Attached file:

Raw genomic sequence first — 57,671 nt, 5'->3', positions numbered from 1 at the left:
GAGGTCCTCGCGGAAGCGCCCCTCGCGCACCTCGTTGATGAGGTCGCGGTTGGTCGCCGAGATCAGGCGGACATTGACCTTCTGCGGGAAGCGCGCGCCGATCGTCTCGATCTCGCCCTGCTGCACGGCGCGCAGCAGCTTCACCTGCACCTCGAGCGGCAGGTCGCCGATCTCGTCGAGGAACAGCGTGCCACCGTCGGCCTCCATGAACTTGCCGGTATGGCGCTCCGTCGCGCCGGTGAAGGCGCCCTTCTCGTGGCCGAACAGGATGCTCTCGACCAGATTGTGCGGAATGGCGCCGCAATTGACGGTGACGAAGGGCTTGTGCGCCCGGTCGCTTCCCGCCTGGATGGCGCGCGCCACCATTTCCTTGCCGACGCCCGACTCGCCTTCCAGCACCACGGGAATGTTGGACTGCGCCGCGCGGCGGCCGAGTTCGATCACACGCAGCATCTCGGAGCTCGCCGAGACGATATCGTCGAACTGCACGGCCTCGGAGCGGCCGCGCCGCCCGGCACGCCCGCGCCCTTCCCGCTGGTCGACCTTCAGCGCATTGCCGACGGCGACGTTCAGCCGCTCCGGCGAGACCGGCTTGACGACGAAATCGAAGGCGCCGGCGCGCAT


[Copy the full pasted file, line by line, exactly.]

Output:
Raw genomic sequence first — 57,671 nt, 5'->3', positions numbered from 1 at the left:
GAGGTCCTCGCGGAAGCGCCCCTCGCGCACCTCGTTGATGAGGTCGCGGTTGGTCGCCGAGATCAGGCGGACATTGACCTTCTGCGGGAAGCGCGCGCCGATCGTCTCGATCTCGCCCTGCTGCACGGCGCGCAGCAGCTTCACCTGCACCTCGAGCGGCAGGTCGCCGATCTCGTCGAGGAACAGCGTGCCACCGTCGGCCTCCATGAACTTGCCGGTATGGCGCTCCGTCGCGCCGGTGAAGGCGCCCTTCTCGTGGCCGAACAGGATGCTCTCGACCAGATTGTGCGGAATGGCGCCGCAATTGACGGTGACGAAGGGCTTGTGCGCCCGGTCGCTTCCCGCCTGGATGGCGCGCGCCACCATTTCCTTGCCGACGCCCGACTCGCCTTCCAGCACCACGGGAATGTTGGACTGCGCCGCGCGGCGGCCGAGTTCGATCACACGCAGCATCTCGGAGCTCGCCGAGACGATATCGTCGAACTGCACGGCCTCGGAGCGGCCGCGCCGCCCGGCACGCCCGCGCCCTTCCCGCTGGTCGACCTTCAGCGCATTGCCGACGGCGACGTTCAGCCGCTCCGGCGAGACCGGCTTGACGACGAAATCGAAGGCGCCGGCGCGCAT